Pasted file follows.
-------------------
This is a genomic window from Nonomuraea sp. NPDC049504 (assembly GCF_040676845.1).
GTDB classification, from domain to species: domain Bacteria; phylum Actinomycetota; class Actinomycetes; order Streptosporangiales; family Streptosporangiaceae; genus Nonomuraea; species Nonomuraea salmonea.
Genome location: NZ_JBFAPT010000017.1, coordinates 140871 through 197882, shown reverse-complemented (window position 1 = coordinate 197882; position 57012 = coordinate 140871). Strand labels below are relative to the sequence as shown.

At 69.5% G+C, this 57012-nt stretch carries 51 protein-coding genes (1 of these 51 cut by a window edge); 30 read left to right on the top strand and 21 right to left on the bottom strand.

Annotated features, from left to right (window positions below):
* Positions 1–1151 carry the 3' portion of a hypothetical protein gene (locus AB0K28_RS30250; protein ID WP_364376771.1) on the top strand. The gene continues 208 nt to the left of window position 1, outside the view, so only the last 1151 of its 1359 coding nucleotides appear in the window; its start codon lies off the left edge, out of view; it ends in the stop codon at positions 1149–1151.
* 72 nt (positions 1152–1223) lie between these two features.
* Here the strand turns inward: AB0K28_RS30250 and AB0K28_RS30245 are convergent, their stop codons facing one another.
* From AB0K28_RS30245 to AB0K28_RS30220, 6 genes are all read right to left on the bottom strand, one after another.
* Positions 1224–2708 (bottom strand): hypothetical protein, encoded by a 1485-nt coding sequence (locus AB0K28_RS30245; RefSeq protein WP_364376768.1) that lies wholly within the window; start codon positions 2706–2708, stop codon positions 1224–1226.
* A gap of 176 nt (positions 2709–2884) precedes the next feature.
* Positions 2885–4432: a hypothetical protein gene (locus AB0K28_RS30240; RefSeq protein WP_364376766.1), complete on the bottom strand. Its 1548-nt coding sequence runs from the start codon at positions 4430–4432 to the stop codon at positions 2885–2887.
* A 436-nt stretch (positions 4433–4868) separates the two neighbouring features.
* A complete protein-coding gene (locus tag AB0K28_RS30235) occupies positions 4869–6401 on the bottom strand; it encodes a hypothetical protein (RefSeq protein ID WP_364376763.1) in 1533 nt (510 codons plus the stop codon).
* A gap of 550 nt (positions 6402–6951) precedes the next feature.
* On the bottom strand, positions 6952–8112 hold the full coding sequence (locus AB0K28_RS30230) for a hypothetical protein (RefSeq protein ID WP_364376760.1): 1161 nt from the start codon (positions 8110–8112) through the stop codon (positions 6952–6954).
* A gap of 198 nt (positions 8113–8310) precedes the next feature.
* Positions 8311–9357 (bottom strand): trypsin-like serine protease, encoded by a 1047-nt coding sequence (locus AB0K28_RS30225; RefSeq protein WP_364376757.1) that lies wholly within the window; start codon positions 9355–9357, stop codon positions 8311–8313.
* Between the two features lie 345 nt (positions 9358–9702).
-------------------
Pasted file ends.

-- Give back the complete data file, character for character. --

This is a genomic window from Nonomuraea sp. NPDC049504 (assembly GCF_040676845.1).
GTDB classification, from domain to species: domain Bacteria; phylum Actinomycetota; class Actinomycetes; order Streptosporangiales; family Streptosporangiaceae; genus Nonomuraea; species Nonomuraea salmonea.
Genome location: NZ_JBFAPT010000017.1, coordinates 140871 through 197882, shown reverse-complemented (window position 1 = coordinate 197882; position 57012 = coordinate 140871). Strand labels below are relative to the sequence as shown.

At 69.5% G+C, this 57012-nt stretch carries 51 protein-coding genes (1 of these 51 cut by a window edge); 30 read left to right on the top strand and 21 right to left on the bottom strand.

Annotated features, from left to right (window positions below):
* Positions 1–1151 carry the 3' portion of a hypothetical protein gene (locus AB0K28_RS30250; protein ID WP_364376771.1) on the top strand. The gene continues 208 nt to the left of window position 1, outside the view, so only the last 1151 of its 1359 coding nucleotides appear in the window; its start codon lies off the left edge, out of view; it ends in the stop codon at positions 1149–1151.
* 72 nt (positions 1152–1223) lie between these two features.
* Here the strand turns inward: AB0K28_RS30250 and AB0K28_RS30245 are convergent, their stop codons facing one another.
* From AB0K28_RS30245 to AB0K28_RS30220, 6 genes are all read right to left on the bottom strand, one after another.
* Positions 1224–2708 (bottom strand): hypothetical protein, encoded by a 1485-nt coding sequence (locus AB0K28_RS30245; RefSeq protein WP_364376768.1) that lies wholly within the window; start codon positions 2706–2708, stop codon positions 1224–1226.
* A gap of 176 nt (positions 2709–2884) precedes the next feature.
* Positions 2885–4432: a hypothetical protein gene (locus AB0K28_RS30240; RefSeq protein WP_364376766.1), complete on the bottom strand. Its 1548-nt coding sequence runs from the start codon at positions 4430–4432 to the stop codon at positions 2885–2887.
* A 436-nt stretch (positions 4433–4868) separates the two neighbouring features.
* A complete protein-coding gene (locus tag AB0K28_RS30235) occupies positions 4869–6401 on the bottom strand; it encodes a hypothetical protein (RefSeq protein ID WP_364376763.1) in 1533 nt (510 codons plus the stop codon).
* A gap of 550 nt (positions 6402–6951) precedes the next feature.
* On the bottom strand, positions 6952–8112 hold the full coding sequence (locus AB0K28_RS30230) for a hypothetical protein (RefSeq protein ID WP_364376760.1): 1161 nt from the start codon (positions 8110–8112) through the stop codon (positions 6952–6954).
* A gap of 198 nt (positions 8113–8310) precedes the next feature.
* Positions 8311–9357 (bottom strand): trypsin-like serine protease, encoded by a 1047-nt coding sequence (locus AB0K28_RS30225; RefSeq protein WP_364376757.1) that lies wholly within the window; start codon positions 9355–9357, stop codon positions 8311–8313.
* Between the two features lie 345 nt (positions 9358–9702).